S L Dwyer

Description - too little or too much

Recently took part in a discussion concerning how much is too much description in a book. There were quite a few differing opinions, but the consensus came down to description is fine unless it become "heavy handed". So, who is to say what is heavy handed - the writer or the reader. I say the reader.

As readers, we become immersed in the story and may not want to be jolted out of the experience by a lengthy description of place, object, history or techno explanation. Then again, there are readers who absolutley love all the techno information and read these author's books because of all the interesting information the writer includes in their stories.

All writing must include at least one of the five senses on each page. Sounds easy, right? Not so much. How do you include a sense when the character is musing in their own head, or a full page of dialog? Nothing happens in our lives - not one full minute goes by without one of our five senses coming into play. While musing, the character may scratch their head or nose - touch. A character lost in the woods may come across a whif of smoke - smell. Maybe a character takes a sip of wine - taste -  or watches as the glass falls to the floor and shatters when he sets the glass too close to the edge of the table - sight and sound. Or lets a cigarette burn down in his fingers - feel.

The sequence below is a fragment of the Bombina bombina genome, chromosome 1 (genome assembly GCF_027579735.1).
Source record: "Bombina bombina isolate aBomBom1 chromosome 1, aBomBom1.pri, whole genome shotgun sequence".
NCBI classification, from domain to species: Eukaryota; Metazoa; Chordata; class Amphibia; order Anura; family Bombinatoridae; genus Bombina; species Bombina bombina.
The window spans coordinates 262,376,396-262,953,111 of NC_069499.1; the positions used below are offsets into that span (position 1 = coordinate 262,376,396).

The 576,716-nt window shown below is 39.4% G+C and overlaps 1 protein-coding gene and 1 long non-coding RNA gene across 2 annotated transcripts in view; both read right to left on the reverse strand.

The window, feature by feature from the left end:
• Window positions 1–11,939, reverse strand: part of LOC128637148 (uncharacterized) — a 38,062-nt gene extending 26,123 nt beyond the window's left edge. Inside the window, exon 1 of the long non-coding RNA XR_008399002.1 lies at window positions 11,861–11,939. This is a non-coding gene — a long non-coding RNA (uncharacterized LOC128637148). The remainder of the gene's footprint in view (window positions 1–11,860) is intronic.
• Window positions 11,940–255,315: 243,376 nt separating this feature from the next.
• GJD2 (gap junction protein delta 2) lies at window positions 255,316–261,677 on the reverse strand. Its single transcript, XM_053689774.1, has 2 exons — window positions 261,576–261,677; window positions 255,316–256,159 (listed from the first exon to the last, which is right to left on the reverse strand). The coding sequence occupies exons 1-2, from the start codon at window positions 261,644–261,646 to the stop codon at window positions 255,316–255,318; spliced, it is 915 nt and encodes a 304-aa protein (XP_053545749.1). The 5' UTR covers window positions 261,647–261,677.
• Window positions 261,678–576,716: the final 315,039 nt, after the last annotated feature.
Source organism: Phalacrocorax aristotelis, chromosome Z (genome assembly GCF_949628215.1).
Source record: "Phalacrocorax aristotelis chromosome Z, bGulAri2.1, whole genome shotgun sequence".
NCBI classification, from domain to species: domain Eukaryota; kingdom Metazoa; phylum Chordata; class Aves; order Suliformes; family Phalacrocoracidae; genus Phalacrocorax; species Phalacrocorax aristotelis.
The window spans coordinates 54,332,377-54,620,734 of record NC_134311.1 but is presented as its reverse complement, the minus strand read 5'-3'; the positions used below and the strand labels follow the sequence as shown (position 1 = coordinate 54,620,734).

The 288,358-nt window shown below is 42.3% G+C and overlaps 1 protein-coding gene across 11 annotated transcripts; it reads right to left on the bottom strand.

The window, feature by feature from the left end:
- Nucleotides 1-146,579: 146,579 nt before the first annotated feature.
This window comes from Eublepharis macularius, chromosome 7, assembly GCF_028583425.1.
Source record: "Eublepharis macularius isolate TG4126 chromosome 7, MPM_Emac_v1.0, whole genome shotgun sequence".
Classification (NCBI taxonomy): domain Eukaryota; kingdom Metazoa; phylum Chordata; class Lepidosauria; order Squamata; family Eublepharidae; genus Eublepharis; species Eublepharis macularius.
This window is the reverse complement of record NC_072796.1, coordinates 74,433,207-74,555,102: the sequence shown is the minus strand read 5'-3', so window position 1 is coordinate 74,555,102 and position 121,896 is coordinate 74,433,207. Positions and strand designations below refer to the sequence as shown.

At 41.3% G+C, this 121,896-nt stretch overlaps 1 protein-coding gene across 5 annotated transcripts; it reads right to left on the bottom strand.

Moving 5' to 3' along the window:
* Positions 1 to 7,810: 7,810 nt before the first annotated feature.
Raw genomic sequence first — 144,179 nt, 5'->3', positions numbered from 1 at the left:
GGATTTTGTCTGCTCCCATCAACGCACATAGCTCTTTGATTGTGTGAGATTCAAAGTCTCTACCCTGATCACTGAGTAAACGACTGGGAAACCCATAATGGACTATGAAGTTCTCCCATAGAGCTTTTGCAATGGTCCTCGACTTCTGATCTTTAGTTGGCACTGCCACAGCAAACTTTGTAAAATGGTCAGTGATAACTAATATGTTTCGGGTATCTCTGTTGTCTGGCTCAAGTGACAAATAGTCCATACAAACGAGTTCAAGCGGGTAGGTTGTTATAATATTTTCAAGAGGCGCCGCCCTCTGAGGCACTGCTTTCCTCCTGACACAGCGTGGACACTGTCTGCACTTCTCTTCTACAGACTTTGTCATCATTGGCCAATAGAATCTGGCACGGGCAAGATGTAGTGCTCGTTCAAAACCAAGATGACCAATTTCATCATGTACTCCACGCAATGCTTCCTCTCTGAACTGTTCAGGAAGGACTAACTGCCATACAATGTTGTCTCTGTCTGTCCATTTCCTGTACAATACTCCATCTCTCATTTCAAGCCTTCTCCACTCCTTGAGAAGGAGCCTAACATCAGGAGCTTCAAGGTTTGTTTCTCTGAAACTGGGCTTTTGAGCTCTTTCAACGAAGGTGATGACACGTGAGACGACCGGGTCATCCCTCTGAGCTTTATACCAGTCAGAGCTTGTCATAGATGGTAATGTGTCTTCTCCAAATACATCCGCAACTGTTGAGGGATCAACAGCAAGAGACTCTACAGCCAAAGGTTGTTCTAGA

These may be small, but can dress a scene that invites the reader into the character's life. Now, there are writers who take description to the max and can't tell your what time it is without telling you how to build the clock.  Are they making a mistake? Only the reader can make that decision. Gloss over all the endless descriptions and move on with the story or take a moment and increase your knowledge on a particular subject. It's the readers choice.

There is no right or wrong way to write description.


After the lengthly description in the first part of the story, Red October, I prefer giving descriptions as I go along.

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